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Matthew
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Can I Dynamically Overload A Class Method?

Asked by Matthew
on 22 Jul 2019
Latest activity Edited by Matthew
on 29 Jul 2019
Hi All,
Context: I'm attempting to overload a method of class without touching the class definition or explicitly declaring a subclass.
Question: Is it possible to dynamically overload a class method either by directly overloading, dynamically creating a subclass, or intercepting method calls?
Prior Work:
The odd error message produced by the following example gives me a dim hope that its possible directly . . .
Here's an example class
classdef Hello
methods
function sayHi(obj)
fprintf('Hi\n')
end
end
end
I then attempt to dynamically override the sayHi function, producing an error as follows:
helloObj = Hello;
sayHola = @(obj) fprintf('Hola\n')
helloObj.sayHi = sayHola;
Assignment not supported because the result of method 'sayHi' is a temporary value.
Is there a way to make "sayHi" produce a non temporary value? Or is that saying that @helloObj.sayHi is itself a temporary value?

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2 Answers

Answer by Vimal Rathod on 29 Jul 2019
 Accepted Answer

A class function cannot be dynamically overloaded without creating subclass. The class protects its methods from getting modified or overloaded from outside as that changes the class definition.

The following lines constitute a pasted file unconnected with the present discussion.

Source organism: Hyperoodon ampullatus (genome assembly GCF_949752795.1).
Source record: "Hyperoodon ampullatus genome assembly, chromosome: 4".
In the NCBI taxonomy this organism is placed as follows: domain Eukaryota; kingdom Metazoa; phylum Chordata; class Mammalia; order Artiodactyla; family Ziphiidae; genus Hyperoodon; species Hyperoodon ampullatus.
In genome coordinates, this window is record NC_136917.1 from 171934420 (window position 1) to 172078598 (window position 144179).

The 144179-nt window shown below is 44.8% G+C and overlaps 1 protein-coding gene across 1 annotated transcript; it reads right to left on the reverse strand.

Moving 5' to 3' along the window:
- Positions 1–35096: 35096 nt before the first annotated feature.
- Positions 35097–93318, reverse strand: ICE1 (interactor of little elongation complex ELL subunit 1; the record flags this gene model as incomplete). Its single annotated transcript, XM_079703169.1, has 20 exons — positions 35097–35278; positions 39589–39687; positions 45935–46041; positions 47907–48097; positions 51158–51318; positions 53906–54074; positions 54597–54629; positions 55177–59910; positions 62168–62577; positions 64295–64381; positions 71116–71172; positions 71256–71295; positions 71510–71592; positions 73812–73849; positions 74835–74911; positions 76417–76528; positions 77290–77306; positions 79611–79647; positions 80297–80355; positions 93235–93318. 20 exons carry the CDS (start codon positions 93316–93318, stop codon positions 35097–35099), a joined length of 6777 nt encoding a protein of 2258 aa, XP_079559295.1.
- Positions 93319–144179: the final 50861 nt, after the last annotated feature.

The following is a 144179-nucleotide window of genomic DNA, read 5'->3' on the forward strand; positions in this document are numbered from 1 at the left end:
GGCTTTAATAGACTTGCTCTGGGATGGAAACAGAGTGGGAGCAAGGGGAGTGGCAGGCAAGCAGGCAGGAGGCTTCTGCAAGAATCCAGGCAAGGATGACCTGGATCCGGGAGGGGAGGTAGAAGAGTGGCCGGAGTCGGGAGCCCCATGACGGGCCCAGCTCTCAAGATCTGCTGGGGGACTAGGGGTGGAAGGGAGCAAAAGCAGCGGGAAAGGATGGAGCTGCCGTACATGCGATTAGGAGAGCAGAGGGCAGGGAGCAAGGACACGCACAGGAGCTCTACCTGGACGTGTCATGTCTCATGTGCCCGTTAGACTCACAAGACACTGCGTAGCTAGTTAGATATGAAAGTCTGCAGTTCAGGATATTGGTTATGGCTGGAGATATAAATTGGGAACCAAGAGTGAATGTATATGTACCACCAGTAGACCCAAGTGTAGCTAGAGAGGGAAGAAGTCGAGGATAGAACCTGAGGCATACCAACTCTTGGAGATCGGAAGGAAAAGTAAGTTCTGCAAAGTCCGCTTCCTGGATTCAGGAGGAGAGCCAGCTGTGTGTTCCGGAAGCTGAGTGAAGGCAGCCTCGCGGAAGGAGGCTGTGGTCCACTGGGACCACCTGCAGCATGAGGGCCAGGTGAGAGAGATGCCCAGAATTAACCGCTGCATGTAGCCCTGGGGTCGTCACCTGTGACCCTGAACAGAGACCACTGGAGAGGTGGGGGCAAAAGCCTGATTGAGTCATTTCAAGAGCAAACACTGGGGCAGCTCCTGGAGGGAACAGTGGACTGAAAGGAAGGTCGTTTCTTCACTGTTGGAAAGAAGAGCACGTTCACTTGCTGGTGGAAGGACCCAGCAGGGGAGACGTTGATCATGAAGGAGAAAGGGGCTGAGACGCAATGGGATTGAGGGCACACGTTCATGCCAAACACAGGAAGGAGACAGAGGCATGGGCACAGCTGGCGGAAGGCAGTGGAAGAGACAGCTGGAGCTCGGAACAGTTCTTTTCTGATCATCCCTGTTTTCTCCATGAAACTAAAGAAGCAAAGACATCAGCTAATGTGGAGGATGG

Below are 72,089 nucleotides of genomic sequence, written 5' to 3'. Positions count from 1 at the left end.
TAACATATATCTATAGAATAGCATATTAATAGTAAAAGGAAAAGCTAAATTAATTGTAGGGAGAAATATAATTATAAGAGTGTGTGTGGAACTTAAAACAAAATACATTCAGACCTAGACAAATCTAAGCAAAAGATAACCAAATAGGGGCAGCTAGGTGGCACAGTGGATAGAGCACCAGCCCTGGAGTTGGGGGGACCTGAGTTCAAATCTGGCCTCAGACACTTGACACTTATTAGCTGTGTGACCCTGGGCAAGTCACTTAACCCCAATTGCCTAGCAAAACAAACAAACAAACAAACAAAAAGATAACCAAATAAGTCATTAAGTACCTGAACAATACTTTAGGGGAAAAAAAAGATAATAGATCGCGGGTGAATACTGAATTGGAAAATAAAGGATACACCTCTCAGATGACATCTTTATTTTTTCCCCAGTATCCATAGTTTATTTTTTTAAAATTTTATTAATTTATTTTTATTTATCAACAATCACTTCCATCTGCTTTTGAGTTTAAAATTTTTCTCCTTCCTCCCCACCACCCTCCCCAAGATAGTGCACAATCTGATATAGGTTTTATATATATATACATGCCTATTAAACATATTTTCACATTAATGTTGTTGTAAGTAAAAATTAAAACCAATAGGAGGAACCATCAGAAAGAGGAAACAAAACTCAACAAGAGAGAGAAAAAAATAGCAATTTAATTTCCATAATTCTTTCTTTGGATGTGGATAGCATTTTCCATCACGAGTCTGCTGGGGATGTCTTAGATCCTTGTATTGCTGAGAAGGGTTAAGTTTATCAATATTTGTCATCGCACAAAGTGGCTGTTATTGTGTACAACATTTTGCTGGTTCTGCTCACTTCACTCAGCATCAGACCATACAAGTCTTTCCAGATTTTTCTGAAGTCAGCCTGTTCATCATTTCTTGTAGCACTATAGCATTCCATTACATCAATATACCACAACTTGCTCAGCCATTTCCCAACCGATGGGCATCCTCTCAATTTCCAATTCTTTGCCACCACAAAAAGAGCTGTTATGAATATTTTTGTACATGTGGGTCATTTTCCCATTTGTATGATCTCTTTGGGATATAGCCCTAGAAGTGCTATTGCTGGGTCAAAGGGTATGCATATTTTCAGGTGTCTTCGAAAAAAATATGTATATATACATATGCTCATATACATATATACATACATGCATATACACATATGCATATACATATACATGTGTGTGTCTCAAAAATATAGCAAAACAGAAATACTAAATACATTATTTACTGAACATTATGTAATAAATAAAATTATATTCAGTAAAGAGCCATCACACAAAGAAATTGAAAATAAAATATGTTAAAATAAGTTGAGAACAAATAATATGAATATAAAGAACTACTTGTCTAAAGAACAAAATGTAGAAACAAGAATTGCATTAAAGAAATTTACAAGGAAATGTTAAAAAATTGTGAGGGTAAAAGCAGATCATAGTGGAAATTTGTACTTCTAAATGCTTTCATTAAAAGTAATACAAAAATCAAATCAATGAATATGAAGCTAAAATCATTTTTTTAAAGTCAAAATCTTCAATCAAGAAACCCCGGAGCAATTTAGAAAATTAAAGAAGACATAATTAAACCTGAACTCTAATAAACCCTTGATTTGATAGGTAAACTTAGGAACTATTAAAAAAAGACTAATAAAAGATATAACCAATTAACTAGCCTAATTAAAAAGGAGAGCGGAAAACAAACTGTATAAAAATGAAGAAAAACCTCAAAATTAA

In the given code,
helloObj = Hello;
sayHola = @(obj) fprintf('Hola\n')
helloObj.sayHi = sayHola;
HelloObj.sayHi is a temporary value as it is just an instance of the class and was not defined in the class declaration and thus it gets its own temporary copy of all properties and cannot overload its class functions.

  3 Comments

Thank you, that's unfortunate in this case, but understandable. I can't find any reference to this being possible, but are the "prototypes" accessible anywhere for the object? I'm conceptualizing something like you can do with javascript objects.
I'm surprise that javascript lets you do that. Doesn't improve my opinion of the language.
The whole idea is completely antithetical to encapsulation in OOP, where the class is in control of its own method, so expect the fact you can't do that to be the norm rather than the exception, in languages that implement OOP.
Its frowned upon for javascript too, but interceptors are actually a fairly standard way to implement AOP. Normally you would set yourself up for this though rather than trying to jury rig something after the fact.
Edit: Also you don't need to touch the prototype in javascript to create interceptors.

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Answer by Matt J
on 29 Jul 2019
Edited by Matt J
on 29 Jul 2019

You can't dynamically overload a class method, but you can get the same effect by making function handle properties that dictate the method's behavior. For example,
classdef Hello
properties
greeting=@() fprintf('Hi\n');
end
methods
function sayHi(obj)
obj.greeting();
end
end
end
and now you can make dynamic changes, like
>> helloObj = Hello; helloObj.sayHi
Hi
>> helloObj.greeting = @()fprintf('Hola\n'); helloObj.sayHi
Hola

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This would work if modifying the class was an option, so thank you for the info.
Matt J
on 29 Jul 2019
Too bad, but maybe if you elaborate on the constraints of the situation, better recommendations can be made. Why exactly can't the class be modified or subclassed? What about a container class:
classdef HelloContainer
properties
HelloObj
end
methods
function obj = HelloContainer(HelloObj)
obj.HelloObj=HelloObj;
end
function sayHi(obj)
fprintf('Hola\n')
end
end
end
Long story short, the constraints are/were non-technical, but require that:
1) The changes need to be made in the code where the object is initialized.
2) Only inline code changes can be made.

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